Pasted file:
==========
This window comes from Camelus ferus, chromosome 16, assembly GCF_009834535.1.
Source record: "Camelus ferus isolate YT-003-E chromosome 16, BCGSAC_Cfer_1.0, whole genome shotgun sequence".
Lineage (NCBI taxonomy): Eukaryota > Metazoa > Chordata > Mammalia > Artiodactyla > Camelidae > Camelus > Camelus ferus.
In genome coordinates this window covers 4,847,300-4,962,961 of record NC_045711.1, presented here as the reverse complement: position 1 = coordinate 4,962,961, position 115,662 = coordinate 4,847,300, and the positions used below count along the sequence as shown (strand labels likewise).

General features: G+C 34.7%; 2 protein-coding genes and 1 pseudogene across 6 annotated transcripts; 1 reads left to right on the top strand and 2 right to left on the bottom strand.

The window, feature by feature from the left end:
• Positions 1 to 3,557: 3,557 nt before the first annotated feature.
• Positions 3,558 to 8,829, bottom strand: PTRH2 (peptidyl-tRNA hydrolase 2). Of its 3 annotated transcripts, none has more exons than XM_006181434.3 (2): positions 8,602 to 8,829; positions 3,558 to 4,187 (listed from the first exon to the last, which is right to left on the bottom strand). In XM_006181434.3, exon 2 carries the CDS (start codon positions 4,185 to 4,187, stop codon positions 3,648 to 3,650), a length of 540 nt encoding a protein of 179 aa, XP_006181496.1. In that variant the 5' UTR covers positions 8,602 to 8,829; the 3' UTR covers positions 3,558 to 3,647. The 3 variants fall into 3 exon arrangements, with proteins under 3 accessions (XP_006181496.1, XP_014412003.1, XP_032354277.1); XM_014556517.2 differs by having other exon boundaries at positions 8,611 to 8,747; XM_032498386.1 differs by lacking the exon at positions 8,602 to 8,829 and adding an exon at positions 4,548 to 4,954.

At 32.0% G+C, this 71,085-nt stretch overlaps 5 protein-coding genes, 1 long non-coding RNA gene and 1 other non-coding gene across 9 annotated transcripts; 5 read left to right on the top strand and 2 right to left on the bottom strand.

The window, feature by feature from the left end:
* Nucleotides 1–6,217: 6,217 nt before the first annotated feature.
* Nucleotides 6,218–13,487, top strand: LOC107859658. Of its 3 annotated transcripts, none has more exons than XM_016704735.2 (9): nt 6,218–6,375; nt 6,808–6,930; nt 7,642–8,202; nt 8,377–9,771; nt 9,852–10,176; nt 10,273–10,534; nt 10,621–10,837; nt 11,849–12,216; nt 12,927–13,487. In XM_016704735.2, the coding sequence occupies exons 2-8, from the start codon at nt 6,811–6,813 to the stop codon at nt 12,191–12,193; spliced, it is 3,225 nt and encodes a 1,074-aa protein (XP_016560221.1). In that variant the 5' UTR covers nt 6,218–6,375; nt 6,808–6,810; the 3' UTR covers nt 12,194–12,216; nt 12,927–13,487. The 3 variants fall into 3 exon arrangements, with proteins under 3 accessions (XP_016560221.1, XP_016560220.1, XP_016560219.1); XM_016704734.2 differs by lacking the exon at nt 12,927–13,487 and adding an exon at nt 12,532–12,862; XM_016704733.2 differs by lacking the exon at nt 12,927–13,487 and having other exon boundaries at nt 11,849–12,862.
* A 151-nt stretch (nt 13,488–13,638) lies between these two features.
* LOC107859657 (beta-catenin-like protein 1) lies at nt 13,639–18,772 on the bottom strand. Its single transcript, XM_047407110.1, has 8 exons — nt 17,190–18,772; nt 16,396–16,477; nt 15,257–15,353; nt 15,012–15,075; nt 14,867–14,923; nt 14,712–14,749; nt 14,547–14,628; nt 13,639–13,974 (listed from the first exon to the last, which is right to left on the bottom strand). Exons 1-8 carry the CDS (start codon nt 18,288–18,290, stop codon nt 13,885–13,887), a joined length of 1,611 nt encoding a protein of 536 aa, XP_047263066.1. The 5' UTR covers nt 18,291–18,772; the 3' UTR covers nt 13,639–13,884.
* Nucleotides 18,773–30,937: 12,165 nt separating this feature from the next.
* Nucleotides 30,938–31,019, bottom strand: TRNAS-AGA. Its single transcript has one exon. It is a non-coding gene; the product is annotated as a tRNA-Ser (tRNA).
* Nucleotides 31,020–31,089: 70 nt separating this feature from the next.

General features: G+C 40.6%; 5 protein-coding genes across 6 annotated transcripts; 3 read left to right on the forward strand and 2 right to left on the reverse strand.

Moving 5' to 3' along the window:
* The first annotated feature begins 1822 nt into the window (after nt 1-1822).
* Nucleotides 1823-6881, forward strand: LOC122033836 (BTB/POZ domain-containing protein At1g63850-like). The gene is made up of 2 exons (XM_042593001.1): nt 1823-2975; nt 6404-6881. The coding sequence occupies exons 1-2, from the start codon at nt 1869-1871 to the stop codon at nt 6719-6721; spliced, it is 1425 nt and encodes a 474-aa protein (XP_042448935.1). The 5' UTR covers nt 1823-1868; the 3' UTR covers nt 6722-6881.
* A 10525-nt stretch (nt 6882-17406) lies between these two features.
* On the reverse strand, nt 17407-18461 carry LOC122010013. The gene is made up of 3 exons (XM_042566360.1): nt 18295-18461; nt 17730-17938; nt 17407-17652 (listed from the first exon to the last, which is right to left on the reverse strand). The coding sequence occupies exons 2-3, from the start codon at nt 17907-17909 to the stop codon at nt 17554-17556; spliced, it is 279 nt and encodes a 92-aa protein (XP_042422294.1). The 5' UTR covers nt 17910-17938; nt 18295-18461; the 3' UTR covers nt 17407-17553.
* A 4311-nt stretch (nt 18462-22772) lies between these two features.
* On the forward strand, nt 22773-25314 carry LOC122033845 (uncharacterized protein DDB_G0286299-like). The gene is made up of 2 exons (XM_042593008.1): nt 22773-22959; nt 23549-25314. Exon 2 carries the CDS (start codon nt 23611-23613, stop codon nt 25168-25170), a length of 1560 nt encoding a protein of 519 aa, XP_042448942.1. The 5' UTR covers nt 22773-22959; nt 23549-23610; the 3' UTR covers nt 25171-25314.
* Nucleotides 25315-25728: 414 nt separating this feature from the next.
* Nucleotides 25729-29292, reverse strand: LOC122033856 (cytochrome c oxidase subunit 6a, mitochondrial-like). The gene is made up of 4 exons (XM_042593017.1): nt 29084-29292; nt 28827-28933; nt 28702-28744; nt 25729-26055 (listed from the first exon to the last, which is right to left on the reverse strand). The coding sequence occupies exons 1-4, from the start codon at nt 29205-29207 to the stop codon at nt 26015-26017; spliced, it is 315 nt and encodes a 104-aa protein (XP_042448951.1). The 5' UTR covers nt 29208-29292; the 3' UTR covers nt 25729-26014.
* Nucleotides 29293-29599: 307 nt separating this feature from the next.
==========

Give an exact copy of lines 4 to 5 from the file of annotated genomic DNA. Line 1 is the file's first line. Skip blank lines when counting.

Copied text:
In genome coordinates this window covers 4,847,300-4,962,961 of record NC_045711.1, presented here as the reverse complement: position 1 = coordinate 4,962,961, position 115,662 = coordinate 4,847,300, and the positions used below count along the sequence as shown (strand labels likewise).

General features: G+C 34.7%; 2 protein-coding genes and 1 pseudogene across 6 annotated transcripts; 1 reads left to right on the top strand and 2 right to left on the bottom strand.